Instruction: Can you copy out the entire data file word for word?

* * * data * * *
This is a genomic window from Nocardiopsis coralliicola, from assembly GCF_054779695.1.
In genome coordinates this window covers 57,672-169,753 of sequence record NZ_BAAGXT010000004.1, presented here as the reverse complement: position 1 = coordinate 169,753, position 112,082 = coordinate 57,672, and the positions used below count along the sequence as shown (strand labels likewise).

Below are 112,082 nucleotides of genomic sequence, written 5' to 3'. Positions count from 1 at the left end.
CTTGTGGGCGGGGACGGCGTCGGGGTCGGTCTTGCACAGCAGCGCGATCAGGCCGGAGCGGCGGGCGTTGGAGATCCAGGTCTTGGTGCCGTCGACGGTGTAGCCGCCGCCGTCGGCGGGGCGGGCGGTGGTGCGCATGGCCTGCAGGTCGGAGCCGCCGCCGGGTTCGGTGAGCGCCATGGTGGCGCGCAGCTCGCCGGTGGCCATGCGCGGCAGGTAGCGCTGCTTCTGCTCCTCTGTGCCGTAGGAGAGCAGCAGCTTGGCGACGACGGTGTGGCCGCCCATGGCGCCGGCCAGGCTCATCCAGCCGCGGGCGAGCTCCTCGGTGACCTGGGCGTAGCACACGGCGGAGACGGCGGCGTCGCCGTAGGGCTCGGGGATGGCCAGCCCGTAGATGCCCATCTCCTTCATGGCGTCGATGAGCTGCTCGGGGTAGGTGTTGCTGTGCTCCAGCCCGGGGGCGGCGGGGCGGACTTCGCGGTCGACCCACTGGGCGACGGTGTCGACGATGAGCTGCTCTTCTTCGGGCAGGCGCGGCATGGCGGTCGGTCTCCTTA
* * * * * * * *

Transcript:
This is a genomic window from Nocardiopsis coralliicola, from assembly GCF_054779695.1.
In genome coordinates this window covers 57,672-169,753 of sequence record NZ_BAAGXT010000004.1, presented here as the reverse complement: position 1 = coordinate 169,753, position 112,082 = coordinate 57,672, and the positions used below count along the sequence as shown (strand labels likewise).

Below are 112,082 nucleotides of genomic sequence, written 5' to 3'. Positions count from 1 at the left end.
CTTGTGGGCGGGGACGGCGTCGGGGTCGGTCTTGCACAGCAGCGCGATCAGGCCGGAGCGGCGGGCGTTGGAGATCCAGGTCTTGGTGCCGTCGACGGTGTAGCCGCCGCCGTCGGCGGGGCGGGCGGTGGTGCGCATGGCCTGCAGGTCGGAGCCGCCGCCGGGTTCGGTGAGCGCCATGGTGGCGCGCAGCTCGCCGGTGGCCATGCGCGGCAGGTAGCGCTGCTTCTGCTCCTCTGTGCCGTAGGAGAGCAGCAGCTTGGCGACGACGGTGTGGCCGCCCATGGCGCCGGCCAGGCTCATCCAGCCGCGGGCGAGCTCCTCGGTGACCTGGGCGTAGCACACGGCGGAGACGGCGGCGTCGCCGTAGGGCTCGGGGATGGCCAGCCCGTAGATGCCCATCTCCTTCATGGCGTCGATGAGCTGCTCGGGGTAGGTGTTGCTGTGCTCCAGCCCGGGGGCGGCGGGGCGGACTTCGCGGTCGACCCACTGGGCGACGGTGTCGACGATGAGCTGCTCTTCTTCGGGCAGGCGCGGCATGGCGGTCGGTCTCCTTA